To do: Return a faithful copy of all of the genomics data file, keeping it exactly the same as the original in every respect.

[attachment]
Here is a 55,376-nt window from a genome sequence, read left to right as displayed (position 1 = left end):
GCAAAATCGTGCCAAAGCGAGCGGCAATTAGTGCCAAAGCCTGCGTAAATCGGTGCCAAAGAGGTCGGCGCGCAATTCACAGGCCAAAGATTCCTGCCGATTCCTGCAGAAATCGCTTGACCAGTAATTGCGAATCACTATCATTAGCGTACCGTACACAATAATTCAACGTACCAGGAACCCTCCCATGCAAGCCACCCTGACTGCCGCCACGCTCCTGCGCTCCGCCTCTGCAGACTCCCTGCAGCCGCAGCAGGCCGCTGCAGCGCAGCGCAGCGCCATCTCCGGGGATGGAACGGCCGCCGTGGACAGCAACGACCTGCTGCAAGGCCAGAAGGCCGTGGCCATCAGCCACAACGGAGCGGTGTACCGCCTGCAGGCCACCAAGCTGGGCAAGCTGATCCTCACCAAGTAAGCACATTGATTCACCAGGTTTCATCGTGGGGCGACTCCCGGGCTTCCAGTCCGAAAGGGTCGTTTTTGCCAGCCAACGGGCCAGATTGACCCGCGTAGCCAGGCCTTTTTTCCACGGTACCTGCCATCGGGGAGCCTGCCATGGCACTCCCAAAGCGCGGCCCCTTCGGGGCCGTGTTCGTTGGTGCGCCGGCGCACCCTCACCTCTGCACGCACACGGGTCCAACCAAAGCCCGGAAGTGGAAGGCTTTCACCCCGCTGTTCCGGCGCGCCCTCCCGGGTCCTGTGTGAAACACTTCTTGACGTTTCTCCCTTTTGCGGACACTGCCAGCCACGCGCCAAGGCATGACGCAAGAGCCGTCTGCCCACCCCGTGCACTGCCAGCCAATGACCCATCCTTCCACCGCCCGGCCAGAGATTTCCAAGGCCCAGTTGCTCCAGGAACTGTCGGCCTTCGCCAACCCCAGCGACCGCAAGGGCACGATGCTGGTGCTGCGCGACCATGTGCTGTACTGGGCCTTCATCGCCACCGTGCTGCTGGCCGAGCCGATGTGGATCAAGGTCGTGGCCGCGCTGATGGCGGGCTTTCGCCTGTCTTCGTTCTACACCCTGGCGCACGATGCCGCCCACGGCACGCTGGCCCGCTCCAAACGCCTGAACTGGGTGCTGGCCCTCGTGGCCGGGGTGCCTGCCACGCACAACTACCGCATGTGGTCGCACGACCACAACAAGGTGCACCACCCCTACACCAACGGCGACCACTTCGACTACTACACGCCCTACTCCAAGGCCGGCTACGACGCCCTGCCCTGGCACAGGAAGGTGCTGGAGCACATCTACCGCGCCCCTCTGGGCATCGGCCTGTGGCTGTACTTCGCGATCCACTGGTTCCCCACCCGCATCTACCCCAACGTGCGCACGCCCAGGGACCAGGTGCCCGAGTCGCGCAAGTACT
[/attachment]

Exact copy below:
Here is a 55,376-nt window from a genome sequence, read left to right as displayed (position 1 = left end):
GCAAAATCGTGCCAAAGCGAGCGGCAATTAGTGCCAAAGCCTGCGTAAATCGGTGCCAAAGAGGTCGGCGCGCAATTCACAGGCCAAAGATTCCTGCCGATTCCTGCAGAAATCGCTTGACCAGTAATTGCGAATCACTATCATTAGCGTACCGTACACAATAATTCAACGTACCAGGAACCCTCCCATGCAAGCCACCCTGACTGCCGCCACGCTCCTGCGCTCCGCCTCTGCAGACTCCCTGCAGCCGCAGCAGGCCGCTGCAGCGCAGCGCAGCGCCATCTCCGGGGATGGAACGGCCGCCGTGGACAGCAACGACCTGCTGCAAGGCCAGAAGGCCGTGGCCATCAGCCACAACGGAGCGGTGTACCGCCTGCAGGCCACCAAGCTGGGCAAGCTGATCCTCACCAAGTAAGCACATTGATTCACCAGGTTTCATCGTGGGGCGACTCCCGGGCTTCCAGTCCGAAAGGGTCGTTTTTGCCAGCCAACGGGCCAGATTGACCCGCGTAGCCAGGCCTTTTTTCCACGGTACCTGCCATCGGGGAGCCTGCCATGGCACTCCCAAAGCGCGGCCCCTTCGGGGCCGTGTTCGTTGGTGCGCCGGCGCACCCTCACCTCTGCACGCACACGGGTCCAACCAAAGCCCGGAAGTGGAAGGCTTTCACCCCGCTGTTCCGGCGCGCCCTCCCGGGTCCTGTGTGAAACACTTCTTGACGTTTCTCCCTTTTGCGGACACTGCCAGCCACGCGCCAAGGCATGACGCAAGAGCCGTCTGCCCACCCCGTGCACTGCCAGCCAATGACCCATCCTTCCACCGCCCGGCCAGAGATTTCCAAGGCCCAGTTGCTCCAGGAACTGTCGGCCTTCGCCAACCCCAGCGACCGCAAGGGCACGATGCTGGTGCTGCGCGACCATGTGCTGTACTGGGCCTTCATCGCCACCGTGCTGCTGGCCGAGCCGATGTGGATCAAGGTCGTGGCCGCGCTGATGGCGGGCTTTCGCCTGTCTTCGTTCTACACCCTGGCGCACGATGCCGCCCACGGCACGCTGGCCCGCTCCAAACGCCTGAACTGGGTGCTGGCCCTCGTGGCCGGGGTGCCTGCCACGCACAACTACCGCATGTGGTCGCACGACCACAACAAGGTGCACCACCCCTACACCAACGGCGACCACTTCGACTACTACACGCCCTACTCCAAGGCCGGCTACGACGCCCTGCCCTGGCACAGGAAGGTGCTGGAGCACATCTACCGCGCCCCTCTGGGCATCGGCCTGTGGCTGTACTTCGCGATCCACTGGTTCCCCACCCGCATCTACCCCAACGTGCGCACGCCCAGGGACCAGGTGCCCGAGTCGCGCAAGTACT